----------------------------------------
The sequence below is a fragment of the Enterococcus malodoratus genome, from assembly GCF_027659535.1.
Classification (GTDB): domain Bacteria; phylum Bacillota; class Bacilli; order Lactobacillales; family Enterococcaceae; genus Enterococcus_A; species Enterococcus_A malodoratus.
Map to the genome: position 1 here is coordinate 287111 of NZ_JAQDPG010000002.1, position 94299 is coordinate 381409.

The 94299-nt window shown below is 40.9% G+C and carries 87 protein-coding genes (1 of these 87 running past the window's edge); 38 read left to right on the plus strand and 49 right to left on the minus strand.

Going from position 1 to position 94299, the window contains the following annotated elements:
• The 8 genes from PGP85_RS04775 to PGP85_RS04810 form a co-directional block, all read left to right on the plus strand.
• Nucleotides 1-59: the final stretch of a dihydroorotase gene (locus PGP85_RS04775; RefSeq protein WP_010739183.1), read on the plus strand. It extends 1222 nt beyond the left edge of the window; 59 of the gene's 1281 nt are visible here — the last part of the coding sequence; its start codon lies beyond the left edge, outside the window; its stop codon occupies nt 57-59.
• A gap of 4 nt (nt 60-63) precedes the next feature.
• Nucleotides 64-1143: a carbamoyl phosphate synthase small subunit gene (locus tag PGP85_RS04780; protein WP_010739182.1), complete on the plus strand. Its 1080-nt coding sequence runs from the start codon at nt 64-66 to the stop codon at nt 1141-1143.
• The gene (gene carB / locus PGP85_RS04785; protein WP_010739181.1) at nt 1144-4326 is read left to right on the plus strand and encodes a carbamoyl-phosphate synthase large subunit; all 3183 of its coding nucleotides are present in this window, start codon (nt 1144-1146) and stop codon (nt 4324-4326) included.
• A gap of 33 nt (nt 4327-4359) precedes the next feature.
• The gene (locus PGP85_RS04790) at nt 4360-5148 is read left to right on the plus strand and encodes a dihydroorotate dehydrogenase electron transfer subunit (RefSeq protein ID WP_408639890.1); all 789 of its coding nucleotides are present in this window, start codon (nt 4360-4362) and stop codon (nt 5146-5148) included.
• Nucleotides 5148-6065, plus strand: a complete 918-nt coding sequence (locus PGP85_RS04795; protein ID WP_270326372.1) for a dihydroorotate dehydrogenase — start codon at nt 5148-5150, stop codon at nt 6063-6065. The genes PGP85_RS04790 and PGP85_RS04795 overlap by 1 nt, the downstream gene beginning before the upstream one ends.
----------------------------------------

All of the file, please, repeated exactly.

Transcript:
The sequence below is a fragment of the Enterococcus malodoratus genome, from assembly GCF_027659535.1.
Classification (GTDB): domain Bacteria; phylum Bacillota; class Bacilli; order Lactobacillales; family Enterococcaceae; genus Enterococcus_A; species Enterococcus_A malodoratus.
Map to the genome: position 1 here is coordinate 287111 of NZ_JAQDPG010000002.1, position 94299 is coordinate 381409.

The 94299-nt window shown below is 40.9% G+C and carries 87 protein-coding genes (1 of these 87 running past the window's edge); 38 read left to right on the plus strand and 49 right to left on the minus strand.

Going from position 1 to position 94299, the window contains the following annotated elements:
• The 8 genes from PGP85_RS04775 to PGP85_RS04810 form a co-directional block, all read left to right on the plus strand.
• Nucleotides 1-59: the final stretch of a dihydroorotase gene (locus PGP85_RS04775; RefSeq protein WP_010739183.1), read on the plus strand. It extends 1222 nt beyond the left edge of the window; 59 of the gene's 1281 nt are visible here — the last part of the coding sequence; its start codon lies beyond the left edge, outside the window; its stop codon occupies nt 57-59.
• A gap of 4 nt (nt 60-63) precedes the next feature.
• Nucleotides 64-1143: a carbamoyl phosphate synthase small subunit gene (locus tag PGP85_RS04780; protein WP_010739182.1), complete on the plus strand. Its 1080-nt coding sequence runs from the start codon at nt 64-66 to the stop codon at nt 1141-1143.
• The gene (gene carB / locus PGP85_RS04785; protein WP_010739181.1) at nt 1144-4326 is read left to right on the plus strand and encodes a carbamoyl-phosphate synthase large subunit; all 3183 of its coding nucleotides are present in this window, start codon (nt 1144-1146) and stop codon (nt 4324-4326) included.
• A gap of 33 nt (nt 4327-4359) precedes the next feature.
• The gene (locus PGP85_RS04790) at nt 4360-5148 is read left to right on the plus strand and encodes a dihydroorotate dehydrogenase electron transfer subunit (RefSeq protein ID WP_408639890.1); all 789 of its coding nucleotides are present in this window, start codon (nt 4360-4362) and stop codon (nt 5146-5148) included.
• Nucleotides 5148-6065, plus strand: a complete 918-nt coding sequence (locus PGP85_RS04795; protein ID WP_270326372.1) for a dihydroorotate dehydrogenase — start codon at nt 5148-5150, stop codon at nt 6063-6065. The genes PGP85_RS04790 and PGP85_RS04795 overlap by 1 nt, the downstream gene beginning before the upstream one ends.